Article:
From the early days of the antislavery movement, when political action by women was frowned upon, British and American women were tireless and uncompromising campaigners. Without their efforts, emancipation would have taken much longer.Read more...
From the early days of the antislavery movement, when political action by women was frowned upon, British and American women were tireless and uncompromising campaigners. Without their efforts, emancipation would have taken much longer. And the commitment of today's women, who fight against human trafficking and child slavery, descends directly from that of the early female activists. Speak a Word for Freedom: Women against Slavery tells the story of fourteen of these women. Meet Alice Seeley Harris, the British missionary whose graphic photographs of mutilated Congolese rubber slaves in 1904 galvanized a nation; Hadijatou Mani, the woman from Niger who successfully sued her own government in 2008 for failing to protect her from slavery, as well as Elizabeth Freeman, Elizabeth Heyrick, Ellen Craft, Harriet Tubman, Harriet Beecher Stowe, Frances Anne Kemble, Kathleen Simon, Fredericka Martin, Timea Nagy, Micheline Slattery, Sheila Roseau and Nina Smith. With photographs, source notes, and index.
- ISBN-13: 9781770496514
- ISBN-10: 1770496513
- Publisher: Tundra Books (NY)
- Publish Date: September 2015
- Page Count: 216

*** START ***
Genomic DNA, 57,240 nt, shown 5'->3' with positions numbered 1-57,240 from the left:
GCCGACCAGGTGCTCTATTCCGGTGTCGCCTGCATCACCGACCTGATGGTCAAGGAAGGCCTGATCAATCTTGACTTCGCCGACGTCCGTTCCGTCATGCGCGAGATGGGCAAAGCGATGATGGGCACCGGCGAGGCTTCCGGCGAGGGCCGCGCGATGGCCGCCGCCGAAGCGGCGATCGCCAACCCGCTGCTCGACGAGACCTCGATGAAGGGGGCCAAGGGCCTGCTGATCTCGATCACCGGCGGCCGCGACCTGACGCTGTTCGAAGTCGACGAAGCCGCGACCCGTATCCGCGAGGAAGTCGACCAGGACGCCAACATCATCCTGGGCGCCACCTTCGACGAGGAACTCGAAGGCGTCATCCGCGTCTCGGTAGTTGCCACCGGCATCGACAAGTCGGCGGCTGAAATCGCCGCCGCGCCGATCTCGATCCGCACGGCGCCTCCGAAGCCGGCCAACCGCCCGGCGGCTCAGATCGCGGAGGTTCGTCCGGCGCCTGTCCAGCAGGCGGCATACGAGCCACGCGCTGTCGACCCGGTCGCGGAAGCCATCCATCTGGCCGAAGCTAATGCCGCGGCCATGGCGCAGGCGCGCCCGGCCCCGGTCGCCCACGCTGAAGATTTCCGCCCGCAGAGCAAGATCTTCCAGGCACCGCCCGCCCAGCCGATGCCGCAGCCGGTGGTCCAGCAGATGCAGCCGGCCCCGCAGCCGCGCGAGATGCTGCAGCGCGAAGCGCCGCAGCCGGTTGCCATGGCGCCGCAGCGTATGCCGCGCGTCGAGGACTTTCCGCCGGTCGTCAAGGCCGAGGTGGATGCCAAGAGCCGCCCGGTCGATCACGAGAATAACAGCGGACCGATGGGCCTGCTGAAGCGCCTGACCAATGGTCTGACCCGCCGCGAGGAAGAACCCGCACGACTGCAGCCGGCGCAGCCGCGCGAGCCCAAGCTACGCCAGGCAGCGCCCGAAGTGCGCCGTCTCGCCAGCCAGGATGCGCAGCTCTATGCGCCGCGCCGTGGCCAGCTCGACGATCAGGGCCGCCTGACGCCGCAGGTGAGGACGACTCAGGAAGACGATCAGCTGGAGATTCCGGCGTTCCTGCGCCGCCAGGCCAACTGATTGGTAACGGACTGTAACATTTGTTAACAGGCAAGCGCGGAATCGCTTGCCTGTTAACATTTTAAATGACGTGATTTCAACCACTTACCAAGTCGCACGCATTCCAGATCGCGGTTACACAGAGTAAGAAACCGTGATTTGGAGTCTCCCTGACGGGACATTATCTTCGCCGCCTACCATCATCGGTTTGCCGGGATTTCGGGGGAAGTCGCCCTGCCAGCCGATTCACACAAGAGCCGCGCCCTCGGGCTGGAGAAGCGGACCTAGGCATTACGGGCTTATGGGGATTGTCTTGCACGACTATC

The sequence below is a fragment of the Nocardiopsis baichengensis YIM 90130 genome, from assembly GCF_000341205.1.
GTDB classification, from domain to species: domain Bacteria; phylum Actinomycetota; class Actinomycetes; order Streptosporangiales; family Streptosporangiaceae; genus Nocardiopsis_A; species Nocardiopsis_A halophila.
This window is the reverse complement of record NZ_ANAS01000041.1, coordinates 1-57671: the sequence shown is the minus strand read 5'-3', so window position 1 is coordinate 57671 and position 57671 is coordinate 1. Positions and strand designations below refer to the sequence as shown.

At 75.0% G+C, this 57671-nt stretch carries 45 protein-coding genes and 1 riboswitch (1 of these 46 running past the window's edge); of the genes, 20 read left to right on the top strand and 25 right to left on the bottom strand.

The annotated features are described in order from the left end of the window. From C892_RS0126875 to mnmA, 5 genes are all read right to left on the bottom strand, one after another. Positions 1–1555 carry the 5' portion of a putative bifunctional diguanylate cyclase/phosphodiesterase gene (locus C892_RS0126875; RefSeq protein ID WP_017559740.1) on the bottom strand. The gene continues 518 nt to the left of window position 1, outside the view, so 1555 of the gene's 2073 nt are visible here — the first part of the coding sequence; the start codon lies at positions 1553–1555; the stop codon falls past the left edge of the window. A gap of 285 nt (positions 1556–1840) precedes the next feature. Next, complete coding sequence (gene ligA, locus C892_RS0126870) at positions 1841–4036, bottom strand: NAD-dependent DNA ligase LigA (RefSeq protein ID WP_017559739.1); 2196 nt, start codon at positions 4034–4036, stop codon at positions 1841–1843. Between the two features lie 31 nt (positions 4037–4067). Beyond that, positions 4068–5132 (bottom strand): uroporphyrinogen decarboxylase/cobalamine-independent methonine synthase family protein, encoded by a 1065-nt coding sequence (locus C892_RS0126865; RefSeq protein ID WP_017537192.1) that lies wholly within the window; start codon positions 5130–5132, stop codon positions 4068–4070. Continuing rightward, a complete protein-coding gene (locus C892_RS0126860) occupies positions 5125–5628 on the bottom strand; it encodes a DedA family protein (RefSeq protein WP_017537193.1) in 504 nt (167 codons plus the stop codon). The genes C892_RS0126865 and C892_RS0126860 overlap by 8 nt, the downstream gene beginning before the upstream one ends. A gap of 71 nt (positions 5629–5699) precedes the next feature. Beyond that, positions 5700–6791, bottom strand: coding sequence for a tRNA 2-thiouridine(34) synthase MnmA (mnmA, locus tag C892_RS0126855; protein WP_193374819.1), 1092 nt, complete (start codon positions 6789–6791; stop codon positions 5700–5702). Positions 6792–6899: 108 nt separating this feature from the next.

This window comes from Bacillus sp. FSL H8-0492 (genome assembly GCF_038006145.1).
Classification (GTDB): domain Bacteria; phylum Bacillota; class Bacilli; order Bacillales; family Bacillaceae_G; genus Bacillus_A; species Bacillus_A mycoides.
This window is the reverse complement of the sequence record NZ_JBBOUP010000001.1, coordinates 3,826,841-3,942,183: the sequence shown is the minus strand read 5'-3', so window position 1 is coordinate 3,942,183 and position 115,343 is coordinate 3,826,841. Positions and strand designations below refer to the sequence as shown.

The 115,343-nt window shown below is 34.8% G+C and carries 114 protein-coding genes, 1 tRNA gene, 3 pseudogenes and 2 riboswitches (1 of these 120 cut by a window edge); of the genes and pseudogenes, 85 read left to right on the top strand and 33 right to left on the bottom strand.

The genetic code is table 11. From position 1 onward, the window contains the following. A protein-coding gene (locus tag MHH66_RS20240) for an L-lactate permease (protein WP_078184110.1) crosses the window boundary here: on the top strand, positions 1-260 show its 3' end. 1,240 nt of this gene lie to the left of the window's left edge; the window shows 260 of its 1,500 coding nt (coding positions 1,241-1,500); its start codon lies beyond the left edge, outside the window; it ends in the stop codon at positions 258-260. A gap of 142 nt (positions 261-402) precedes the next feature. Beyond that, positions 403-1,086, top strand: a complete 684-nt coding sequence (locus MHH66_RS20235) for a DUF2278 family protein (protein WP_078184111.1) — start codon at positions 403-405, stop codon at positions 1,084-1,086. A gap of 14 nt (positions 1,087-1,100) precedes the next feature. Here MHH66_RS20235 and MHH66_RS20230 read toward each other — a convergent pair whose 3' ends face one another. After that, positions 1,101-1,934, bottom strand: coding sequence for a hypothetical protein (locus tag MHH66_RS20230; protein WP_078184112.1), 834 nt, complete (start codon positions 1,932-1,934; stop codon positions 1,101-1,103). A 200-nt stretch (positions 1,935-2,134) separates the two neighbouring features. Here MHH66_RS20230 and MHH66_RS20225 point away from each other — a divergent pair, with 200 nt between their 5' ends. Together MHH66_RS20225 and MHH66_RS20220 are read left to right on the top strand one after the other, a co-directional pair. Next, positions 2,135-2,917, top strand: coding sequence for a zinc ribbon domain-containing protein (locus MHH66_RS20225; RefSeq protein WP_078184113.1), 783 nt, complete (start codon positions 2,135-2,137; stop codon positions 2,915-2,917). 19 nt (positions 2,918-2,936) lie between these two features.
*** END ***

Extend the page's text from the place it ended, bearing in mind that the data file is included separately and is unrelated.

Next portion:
- Reading Level: Ages 12-17
- Dimensions: 9.1 x 7.4 x 0.9 inches
- Shipping Weight: 1.75 pounds
Publishers Weekly® Reviews
- Reviewed in: Publishers Weekly, page .
- Review Date: 2015-08-24
- Reviewer: Staff
Readers who think of slavery as an institution relegated to the past will be enlightened by this engrossing study of female abolitionists from the 18th century to the present day. Familiar figures include Harriet Tubman and Harriet Beecher Stowe, but the majority of the individuals will likely be new to many readers. Among them are Ellen Craft, the daughter of a slave and a plantation owner who disguised herself as a white slave master to travel north with her black husband; missionary Alice Seeley Harris, whose photographs documented atrocities committed against Congolese rubber workers; and Micheline Slattery, who was enslaved in both Haiti and the United States and now speaks out on behalf of other victims. A powerful indictment of human rights abuses and tribute to the women who have fought them. Ages 12–up. (Sept.)